Full steam ahead for ship of fools

ideas-3 At the 2010 UK election, the Conservatives promised to eliminate the government deficit while Labour offered only to halve it.  Five years later, the deficit has been halved, yet Cameron boasts of this ‘achievement’ while Miliband attacks the cuts it necessitated.  Such is politics.

In 2010, 70% of voters thought the economy was the most pressing issue.  Now only 30% do.  Not only have many voters ceased to worry about the parlous state of government finances — they don’t even understand them.  Only 14% realise that total debt keeps getting bigger until the deficit (the gap between revenue and spending) is eliminated.

Because the government is still borrowing to finance its spending, Britain’s national debt has escalated from £1.07 trillion in 2010 to £1.6 trillion (82% of GDP) today.  Even with record-low interest rates, more is spent each year servicing this debt (£43bn) than on defence.  When interest rates eventually rise, this burden will become impossible to manage.  Britain will be like Greece.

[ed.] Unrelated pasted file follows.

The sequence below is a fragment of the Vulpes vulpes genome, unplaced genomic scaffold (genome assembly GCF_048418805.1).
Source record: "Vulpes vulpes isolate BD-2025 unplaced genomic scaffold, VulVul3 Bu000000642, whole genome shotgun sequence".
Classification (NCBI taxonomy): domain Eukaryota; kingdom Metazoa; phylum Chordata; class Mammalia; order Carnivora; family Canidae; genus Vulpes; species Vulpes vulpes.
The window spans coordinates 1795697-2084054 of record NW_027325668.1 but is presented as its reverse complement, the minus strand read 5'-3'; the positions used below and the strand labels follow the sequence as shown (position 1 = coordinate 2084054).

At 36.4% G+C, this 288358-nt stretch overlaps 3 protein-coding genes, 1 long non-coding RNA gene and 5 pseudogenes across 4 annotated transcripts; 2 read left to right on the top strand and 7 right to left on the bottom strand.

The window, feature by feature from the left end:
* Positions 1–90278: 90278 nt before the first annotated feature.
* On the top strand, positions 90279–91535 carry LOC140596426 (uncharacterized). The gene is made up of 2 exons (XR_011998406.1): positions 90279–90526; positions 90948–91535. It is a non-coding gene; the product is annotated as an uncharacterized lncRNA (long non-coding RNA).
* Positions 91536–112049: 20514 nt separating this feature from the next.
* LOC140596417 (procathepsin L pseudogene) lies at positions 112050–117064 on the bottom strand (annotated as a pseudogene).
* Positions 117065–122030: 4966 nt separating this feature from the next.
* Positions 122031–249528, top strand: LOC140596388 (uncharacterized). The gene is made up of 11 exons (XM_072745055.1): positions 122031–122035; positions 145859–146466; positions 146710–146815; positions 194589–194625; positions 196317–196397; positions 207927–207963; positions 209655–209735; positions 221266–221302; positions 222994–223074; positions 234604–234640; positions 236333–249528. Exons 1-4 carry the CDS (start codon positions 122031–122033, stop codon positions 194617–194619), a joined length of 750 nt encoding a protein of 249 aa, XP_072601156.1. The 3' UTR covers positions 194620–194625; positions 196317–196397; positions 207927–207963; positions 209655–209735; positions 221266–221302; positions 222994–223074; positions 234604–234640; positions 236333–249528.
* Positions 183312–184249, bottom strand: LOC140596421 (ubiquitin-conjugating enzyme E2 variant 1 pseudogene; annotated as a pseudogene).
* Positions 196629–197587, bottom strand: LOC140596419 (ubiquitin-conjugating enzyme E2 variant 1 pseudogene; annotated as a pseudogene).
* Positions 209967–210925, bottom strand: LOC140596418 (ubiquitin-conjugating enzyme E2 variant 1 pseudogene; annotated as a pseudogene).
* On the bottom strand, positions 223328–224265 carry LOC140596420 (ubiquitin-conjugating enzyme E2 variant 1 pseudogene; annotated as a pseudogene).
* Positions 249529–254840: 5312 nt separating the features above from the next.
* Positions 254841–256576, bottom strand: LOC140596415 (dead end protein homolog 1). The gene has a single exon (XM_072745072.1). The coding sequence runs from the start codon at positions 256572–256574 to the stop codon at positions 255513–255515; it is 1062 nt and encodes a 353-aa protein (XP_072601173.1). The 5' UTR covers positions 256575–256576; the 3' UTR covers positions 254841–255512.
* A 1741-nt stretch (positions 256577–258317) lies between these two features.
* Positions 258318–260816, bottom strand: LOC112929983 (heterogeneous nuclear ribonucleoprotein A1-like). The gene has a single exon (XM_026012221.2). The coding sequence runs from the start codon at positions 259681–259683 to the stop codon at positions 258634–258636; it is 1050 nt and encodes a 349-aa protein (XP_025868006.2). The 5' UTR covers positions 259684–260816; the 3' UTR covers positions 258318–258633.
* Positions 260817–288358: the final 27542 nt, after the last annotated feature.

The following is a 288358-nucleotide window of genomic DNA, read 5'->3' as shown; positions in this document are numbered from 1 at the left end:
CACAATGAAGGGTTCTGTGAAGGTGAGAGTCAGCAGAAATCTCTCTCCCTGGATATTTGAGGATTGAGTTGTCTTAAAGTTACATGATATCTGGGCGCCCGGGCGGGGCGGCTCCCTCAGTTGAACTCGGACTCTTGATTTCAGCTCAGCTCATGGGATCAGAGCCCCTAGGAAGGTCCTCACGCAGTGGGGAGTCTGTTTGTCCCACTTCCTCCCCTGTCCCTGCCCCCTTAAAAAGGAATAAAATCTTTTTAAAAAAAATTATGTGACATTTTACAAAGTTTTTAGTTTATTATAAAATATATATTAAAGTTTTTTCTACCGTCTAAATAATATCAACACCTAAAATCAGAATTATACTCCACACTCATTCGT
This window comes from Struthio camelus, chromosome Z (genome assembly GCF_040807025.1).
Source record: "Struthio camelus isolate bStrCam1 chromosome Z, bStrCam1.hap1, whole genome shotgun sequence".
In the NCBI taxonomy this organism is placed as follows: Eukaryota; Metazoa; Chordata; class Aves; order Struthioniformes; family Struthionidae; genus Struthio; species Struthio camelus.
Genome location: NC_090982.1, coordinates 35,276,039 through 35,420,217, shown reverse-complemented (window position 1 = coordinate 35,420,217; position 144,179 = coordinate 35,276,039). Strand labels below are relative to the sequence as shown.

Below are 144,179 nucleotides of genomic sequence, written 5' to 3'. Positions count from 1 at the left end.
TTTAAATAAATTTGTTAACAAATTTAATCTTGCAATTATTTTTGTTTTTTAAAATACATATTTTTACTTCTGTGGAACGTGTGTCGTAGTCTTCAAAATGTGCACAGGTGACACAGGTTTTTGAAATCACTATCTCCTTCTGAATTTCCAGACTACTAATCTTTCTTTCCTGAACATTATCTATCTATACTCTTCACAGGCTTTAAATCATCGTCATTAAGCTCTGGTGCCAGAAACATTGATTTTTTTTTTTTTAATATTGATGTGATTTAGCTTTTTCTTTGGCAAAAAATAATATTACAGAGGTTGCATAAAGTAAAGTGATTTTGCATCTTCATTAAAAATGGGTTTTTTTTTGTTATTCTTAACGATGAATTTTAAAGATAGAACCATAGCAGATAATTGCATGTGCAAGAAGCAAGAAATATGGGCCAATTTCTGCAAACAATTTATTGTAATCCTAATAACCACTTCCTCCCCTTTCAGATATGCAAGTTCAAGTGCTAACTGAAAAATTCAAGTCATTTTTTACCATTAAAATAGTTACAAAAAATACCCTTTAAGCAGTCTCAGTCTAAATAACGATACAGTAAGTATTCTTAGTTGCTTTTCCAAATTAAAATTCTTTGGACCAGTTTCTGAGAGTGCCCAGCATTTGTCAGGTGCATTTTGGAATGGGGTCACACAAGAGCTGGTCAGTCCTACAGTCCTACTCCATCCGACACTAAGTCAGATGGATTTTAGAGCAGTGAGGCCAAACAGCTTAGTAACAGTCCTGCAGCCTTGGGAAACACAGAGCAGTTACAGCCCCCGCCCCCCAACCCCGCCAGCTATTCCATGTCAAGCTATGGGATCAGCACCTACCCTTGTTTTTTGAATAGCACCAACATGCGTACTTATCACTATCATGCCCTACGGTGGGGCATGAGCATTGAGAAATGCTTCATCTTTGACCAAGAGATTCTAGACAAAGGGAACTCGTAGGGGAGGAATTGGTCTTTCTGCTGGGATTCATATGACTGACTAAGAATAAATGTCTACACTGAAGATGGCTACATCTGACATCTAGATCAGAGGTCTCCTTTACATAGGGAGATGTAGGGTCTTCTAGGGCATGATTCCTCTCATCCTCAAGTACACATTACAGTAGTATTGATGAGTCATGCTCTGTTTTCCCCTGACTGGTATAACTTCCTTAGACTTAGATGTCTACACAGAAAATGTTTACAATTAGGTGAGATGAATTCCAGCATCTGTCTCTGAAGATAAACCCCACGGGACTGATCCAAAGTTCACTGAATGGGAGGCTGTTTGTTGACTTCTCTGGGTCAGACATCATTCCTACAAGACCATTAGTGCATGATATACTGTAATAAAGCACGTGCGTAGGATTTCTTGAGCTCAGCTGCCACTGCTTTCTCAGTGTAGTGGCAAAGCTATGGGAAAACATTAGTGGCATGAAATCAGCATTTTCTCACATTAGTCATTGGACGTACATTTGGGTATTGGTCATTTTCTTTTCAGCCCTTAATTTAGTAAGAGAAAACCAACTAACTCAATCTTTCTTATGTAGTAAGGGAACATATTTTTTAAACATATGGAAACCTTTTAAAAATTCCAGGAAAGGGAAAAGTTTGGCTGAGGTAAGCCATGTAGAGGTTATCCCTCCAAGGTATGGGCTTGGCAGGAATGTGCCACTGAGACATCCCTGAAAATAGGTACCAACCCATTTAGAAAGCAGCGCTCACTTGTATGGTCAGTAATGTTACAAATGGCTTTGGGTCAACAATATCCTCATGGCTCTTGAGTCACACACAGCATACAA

Yet at this election, neither Labour nor Tories will explain how they plan to eliminate the deficit, still less start paying down the debt.  Both parties have promised they won’t increase income tax (except for the very highest earners), or VAT (Britain’s equivalent of GST), or National Insurance.  Nor will they reduce spending on health, education or age pensions — the big ticket items.

Clearly, then, neither politicians nor voters are taking the deficit seriously any more.  Instead, they argue about immigration (which as an EU member Britain can do little to control) and the NHS (still heralded on all sides as the ‘envy of the world’ despite poor health outcomes compared with other European countries with insurance-based systems).

So, with neither crew nor passengers looking where they are going, the ship of fools steams full ahead towards the iceberg.


Peter SaundersPeter Saunders is a Distinguished Fellow at the Centre for Independent Studies.